The following story was submitted by Port Chester Patch blogger and Port Chester resident Jennifer Fay.
Tipping the scales at over four hundred pounds back in 2011, West Virginia native, Melisa Ferrell reached her breaking point. Kevin, her husband, was also in the same boat- both battling obesity, yet victory was no where in sight.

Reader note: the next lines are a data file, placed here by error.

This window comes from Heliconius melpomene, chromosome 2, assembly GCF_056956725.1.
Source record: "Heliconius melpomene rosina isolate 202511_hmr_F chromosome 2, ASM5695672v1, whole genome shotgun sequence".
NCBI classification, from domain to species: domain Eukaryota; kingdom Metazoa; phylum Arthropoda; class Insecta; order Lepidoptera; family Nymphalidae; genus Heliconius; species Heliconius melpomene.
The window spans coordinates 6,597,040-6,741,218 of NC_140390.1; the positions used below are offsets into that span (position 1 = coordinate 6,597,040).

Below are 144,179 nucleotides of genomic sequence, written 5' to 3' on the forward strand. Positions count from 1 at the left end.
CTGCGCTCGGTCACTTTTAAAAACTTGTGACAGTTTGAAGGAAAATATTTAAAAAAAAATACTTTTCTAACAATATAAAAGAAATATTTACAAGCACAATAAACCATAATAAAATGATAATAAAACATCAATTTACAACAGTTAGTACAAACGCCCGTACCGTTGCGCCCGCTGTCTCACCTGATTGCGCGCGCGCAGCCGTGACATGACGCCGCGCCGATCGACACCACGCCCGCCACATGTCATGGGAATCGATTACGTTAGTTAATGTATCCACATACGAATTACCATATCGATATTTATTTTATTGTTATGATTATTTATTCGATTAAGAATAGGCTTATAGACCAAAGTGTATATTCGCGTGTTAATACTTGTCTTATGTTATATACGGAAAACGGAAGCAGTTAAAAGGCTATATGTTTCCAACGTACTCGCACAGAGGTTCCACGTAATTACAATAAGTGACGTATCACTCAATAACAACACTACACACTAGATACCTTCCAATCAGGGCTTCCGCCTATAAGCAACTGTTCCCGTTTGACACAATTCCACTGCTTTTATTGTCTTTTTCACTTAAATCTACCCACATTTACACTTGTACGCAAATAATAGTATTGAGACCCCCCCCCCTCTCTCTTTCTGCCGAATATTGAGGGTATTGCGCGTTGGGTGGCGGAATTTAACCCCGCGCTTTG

In 2011, roughly when this inspirational group started, West Virginia was rated as the third most obese state in the country, and presently doesnʼt show any signs of improvement. According to the CDC, 2011 showed a rate of 32.4% of the adult population in West Virginia to be obese. If these rates were to steadily continue, by 2030, West Virginia could reach 60.2% of adults to be obese. Poverty could play a major role in this as well. With many big name corporations and franchises focused in major cities, the pay is still at a minimum wage. Employment is even more scarce as you travel outwards towards the more mountainous regions (West Virginia is smack in the Appalachian Mountains). In this area is where you will find what New Yorkers and other major city dwellers call, “country folk.” Melisa herself, dubbed her small town of Alkol as “the sticks.” Coal mining is a primary source of revenue but, wages are still on the lower side. Statistics show that lower income families show a higher rate of obesity that starts at the preschool age. West Virginia's rate of obesity in preschoolers was 14 percent in 2011, and has shown no signs of decrease in 2013. Preschoolers who are overweight or obese are five times more likely than other children to be heavy as adults, which means greater risks of high cholesterol, high blood sugar, diabetes, asthma and even mental health problems. This is what I would call a deadly cycle.